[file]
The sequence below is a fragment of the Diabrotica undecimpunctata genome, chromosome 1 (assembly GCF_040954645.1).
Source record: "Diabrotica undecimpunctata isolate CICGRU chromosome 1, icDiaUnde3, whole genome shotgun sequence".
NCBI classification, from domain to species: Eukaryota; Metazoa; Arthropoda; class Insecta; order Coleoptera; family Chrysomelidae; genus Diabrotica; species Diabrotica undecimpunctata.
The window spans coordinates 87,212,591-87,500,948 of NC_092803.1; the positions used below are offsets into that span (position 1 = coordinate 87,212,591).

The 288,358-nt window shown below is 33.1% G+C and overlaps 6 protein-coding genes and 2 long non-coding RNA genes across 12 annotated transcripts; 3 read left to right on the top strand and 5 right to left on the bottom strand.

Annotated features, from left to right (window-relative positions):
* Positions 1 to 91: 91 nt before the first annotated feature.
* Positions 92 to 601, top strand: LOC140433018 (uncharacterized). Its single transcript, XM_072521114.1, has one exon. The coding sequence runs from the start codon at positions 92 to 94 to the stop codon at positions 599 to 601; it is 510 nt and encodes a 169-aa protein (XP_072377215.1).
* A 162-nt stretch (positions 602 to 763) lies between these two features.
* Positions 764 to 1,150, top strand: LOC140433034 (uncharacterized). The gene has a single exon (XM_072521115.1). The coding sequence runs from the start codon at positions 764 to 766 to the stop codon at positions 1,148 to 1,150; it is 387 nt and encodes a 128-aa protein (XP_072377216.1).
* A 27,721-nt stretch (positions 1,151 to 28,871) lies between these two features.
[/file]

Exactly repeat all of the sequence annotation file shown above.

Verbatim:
The sequence below is a fragment of the Diabrotica undecimpunctata genome, chromosome 1 (assembly GCF_040954645.1).
Source record: "Diabrotica undecimpunctata isolate CICGRU chromosome 1, icDiaUnde3, whole genome shotgun sequence".
NCBI classification, from domain to species: Eukaryota; Metazoa; Arthropoda; class Insecta; order Coleoptera; family Chrysomelidae; genus Diabrotica; species Diabrotica undecimpunctata.
The window spans coordinates 87,212,591-87,500,948 of NC_092803.1; the positions used below are offsets into that span (position 1 = coordinate 87,212,591).

The 288,358-nt window shown below is 33.1% G+C and overlaps 6 protein-coding genes and 2 long non-coding RNA genes across 12 annotated transcripts; 3 read left to right on the top strand and 5 right to left on the bottom strand.

Annotated features, from left to right (window-relative positions):
* Positions 1 to 91: 91 nt before the first annotated feature.
* Positions 92 to 601, top strand: LOC140433018 (uncharacterized). Its single transcript, XM_072521114.1, has one exon. The coding sequence runs from the start codon at positions 92 to 94 to the stop codon at positions 599 to 601; it is 510 nt and encodes a 169-aa protein (XP_072377215.1).
* A 162-nt stretch (positions 602 to 763) lies between these two features.
* Positions 764 to 1,150, top strand: LOC140433034 (uncharacterized). The gene has a single exon (XM_072521115.1). The coding sequence runs from the start codon at positions 764 to 766 to the stop codon at positions 1,148 to 1,150; it is 387 nt and encodes a 128-aa protein (XP_072377216.1).
* A 27,721-nt stretch (positions 1,151 to 28,871) lies between these two features.